China’s strategic missile force was recently renamed the People’s Liberation Army Rocket Force (PLARF), implying an expansion. In January 2022, China joined the other four nuclear powers in affirming that a nuclear war cannot be won and must never be fought. Examining the evolution of China’s nuclear strategy may help understand the seeming contradiction between China expanding its nuclear force while vowing not to fight a nuclear war.
‘Check and stop nuclear blackmail’
A critical driver for China to develop nuclear weapons was to “check and stop nuclear blackmail” (遏止核讹诈), a concept that defined China’s nuclear strategy during the 1960s and 70s following its successful nuclear test in 1964. It is based on the premise that a country must possess nuclear weapons to prevent countries with nuclear weapons from blackmailing it.
Since this strategy has no clear requirements for the quantity and quality of nuclear weapons due to technological and financial constraints, it could only meet the minimal goal of symbolic possession to prevent blackmail. This crude strategy may also account for Beijing’s lack of strategic communications with the outside world regarding its nuclear weapons, which was construed as a strategy of total ambiguity.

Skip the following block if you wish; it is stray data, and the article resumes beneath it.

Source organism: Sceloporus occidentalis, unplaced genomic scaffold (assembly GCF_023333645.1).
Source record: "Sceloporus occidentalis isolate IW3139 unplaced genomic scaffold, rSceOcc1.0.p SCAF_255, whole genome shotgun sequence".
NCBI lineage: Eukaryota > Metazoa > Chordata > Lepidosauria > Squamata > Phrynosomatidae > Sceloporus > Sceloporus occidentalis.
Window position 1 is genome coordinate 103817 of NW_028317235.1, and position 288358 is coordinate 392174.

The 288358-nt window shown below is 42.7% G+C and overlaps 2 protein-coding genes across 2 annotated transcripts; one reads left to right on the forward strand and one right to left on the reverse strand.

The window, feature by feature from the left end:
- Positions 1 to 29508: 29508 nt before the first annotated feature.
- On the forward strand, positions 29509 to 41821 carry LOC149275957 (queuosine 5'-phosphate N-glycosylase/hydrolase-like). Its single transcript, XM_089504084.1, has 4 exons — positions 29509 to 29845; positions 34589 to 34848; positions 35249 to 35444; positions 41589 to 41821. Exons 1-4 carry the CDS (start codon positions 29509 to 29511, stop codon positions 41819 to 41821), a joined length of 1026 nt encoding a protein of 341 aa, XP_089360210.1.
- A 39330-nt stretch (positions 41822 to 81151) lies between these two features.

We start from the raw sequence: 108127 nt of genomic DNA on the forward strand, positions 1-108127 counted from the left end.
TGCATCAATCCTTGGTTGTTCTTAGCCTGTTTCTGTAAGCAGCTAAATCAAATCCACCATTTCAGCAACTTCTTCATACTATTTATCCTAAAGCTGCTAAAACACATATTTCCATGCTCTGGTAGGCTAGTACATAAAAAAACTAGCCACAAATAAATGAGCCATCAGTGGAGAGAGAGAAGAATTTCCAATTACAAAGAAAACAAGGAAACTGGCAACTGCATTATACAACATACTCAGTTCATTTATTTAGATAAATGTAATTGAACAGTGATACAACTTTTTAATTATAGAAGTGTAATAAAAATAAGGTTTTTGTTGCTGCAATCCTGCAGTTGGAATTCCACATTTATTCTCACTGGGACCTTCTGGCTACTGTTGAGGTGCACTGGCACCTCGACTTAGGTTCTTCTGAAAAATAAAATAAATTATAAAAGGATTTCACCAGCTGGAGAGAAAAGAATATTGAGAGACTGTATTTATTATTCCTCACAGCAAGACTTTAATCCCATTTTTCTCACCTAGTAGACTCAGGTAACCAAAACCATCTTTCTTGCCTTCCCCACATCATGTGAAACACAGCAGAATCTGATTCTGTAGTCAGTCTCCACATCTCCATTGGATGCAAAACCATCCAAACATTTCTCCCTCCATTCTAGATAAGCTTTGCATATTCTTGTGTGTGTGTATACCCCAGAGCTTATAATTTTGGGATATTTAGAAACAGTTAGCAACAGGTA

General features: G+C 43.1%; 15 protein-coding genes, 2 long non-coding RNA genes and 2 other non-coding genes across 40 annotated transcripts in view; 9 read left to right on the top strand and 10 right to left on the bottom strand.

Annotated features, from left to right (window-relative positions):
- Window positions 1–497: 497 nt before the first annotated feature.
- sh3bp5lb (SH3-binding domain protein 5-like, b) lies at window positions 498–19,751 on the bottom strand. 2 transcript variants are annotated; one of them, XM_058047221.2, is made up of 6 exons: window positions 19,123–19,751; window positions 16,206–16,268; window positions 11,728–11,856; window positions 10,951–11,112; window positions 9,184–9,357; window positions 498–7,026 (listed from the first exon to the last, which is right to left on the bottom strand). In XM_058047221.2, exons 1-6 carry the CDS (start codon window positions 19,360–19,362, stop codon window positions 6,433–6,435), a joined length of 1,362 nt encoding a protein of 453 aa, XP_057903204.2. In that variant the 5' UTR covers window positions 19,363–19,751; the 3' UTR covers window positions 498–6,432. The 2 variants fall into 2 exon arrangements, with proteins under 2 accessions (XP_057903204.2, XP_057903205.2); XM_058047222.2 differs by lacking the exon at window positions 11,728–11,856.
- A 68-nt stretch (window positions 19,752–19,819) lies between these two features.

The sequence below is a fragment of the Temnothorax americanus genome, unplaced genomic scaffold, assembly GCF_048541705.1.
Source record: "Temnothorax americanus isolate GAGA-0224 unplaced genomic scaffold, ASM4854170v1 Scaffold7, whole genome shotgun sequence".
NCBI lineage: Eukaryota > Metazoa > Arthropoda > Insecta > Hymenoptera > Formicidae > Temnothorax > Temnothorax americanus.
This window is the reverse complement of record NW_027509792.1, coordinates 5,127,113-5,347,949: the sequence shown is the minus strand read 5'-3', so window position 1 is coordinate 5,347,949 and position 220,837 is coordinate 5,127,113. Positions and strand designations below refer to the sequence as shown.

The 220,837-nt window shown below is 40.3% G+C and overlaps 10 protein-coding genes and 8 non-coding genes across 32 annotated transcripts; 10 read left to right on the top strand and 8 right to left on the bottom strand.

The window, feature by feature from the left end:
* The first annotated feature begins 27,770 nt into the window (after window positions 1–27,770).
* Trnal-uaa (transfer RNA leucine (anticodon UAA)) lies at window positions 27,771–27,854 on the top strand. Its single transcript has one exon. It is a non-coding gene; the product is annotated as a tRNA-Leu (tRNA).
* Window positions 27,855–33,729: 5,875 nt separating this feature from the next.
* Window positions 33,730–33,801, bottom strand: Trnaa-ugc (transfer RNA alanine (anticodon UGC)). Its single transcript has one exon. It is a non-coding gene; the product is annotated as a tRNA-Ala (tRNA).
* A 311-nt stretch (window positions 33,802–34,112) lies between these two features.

‘Effective counter-nuclear attack deterrence’
As China has developed credible second-strike nuclear capabilities since the 1980s, the notion of effective counter-nuclear attack deterrence (有效反核威慑) has been adopted as China’s nuclear strategy. This strategy requires China to develop nuclear counterattack capabilities that can survive the first nuclear attack and launch retaliatory strikes.